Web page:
Attorney General conceded doubts over legality of war

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The Attorney General's secret legal advice on Iraq conceded that a key United Nations resolution on the issue did not automatically authorise war, a government memo has suggested.

A Foreign Office memorandum, giving detailed reasons behind Lord Goldsmith's opinion, made clear that there was no "automaticity" in resolution 1441 to justify the use of force.

The resolution, passed in November 2002 by the UN Security Council, gave Saddam Hussein a final opportunity to comply with disarmament demands and has been used by Tony Blair as legal cover for last year's war .

The Foreign Office memo, which has been submitted to a Commons select committee, was seized on by critics as evidence that important caveats in the legal advice were excluded from the summary published by the Government.

The controversy emerged as Mr Blair came under fire again in the Commons yesterday for refusing to publish the Attorney General's opinion in full. Charles Kennedy, the Liberal Democrat leader, said that unless the full advice was made public there was a danger that voters would think it had been "sexed up".

After pressure from military chiefs, the Attorney General published a short summary of his legal opinion on 17 March, three days before the war began. The 358-word summary gave a rough outline of the case for military action, stating that UN resolution 1441 authorised the use of force because it revived earlier resolutions passed at the end of the Gulf War in 1991. No further UN resolutions were needed, the summary suggested.

But on the same day that the summary was published, Jack Straw, the Foreign Secretary, wrote a little-noticed letter to the Foreign Affairs Select Committee, including what he described as a paper which gave more detail. The paper makes the point that earlier UN resolutions 687 and 687 from the Gulf War allowed force to be used against Iraq. The advice goes on to state that UN resolution 1441 warned of "serious consequences" if Iraq failed to comply with its disarmament obligations.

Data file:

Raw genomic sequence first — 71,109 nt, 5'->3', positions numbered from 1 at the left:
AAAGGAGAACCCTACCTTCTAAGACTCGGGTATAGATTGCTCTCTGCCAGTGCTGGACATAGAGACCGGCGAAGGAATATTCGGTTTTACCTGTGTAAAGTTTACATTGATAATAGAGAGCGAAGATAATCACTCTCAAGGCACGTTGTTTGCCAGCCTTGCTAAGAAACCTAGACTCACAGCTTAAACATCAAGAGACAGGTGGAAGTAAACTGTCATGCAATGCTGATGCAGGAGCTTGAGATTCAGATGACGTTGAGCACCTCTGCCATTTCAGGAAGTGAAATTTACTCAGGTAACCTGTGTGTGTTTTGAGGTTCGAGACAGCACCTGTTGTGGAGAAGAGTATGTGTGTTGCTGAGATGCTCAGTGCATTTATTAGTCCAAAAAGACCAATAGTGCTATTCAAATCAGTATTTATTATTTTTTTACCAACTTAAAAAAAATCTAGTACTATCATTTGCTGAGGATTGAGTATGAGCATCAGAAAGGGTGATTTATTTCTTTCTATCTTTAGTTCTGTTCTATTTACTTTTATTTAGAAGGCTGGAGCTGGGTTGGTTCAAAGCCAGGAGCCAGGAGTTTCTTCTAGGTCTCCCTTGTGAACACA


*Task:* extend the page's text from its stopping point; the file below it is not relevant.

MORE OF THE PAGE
In a passage that in effect agrees with arguments made at the time by critics such as France and Russia, the Foreign Office paper adds: "It is important to stress that SCR 1441 did not revive the 678 authorisation immediately upon its adoption. There was no 'automaticity'. The resolution afforded Iraq a final opportunity to comply and it provided for any failure by Iraq to be 'considered' by the Security Council." The paper goes on to argue that the lack of automatic force of 1441 "does not mean that no further action can be taken without a new resolution" of the Security Council.

Sir Menzies Campbell, the Liberal Democrat foreign affairs spokesman, said last night that the memo's admission that UN resolution 1441 gave no automatic authority for war was "extremely significant".

"A possible inference to be drawn from this document is that the Attorney General too shared the view that 1441 did not create 'automaticity'," he said. "We can't be sure, but it is yet another compelling piece of information justifying the publication of the whole of the Attorney General's advice."

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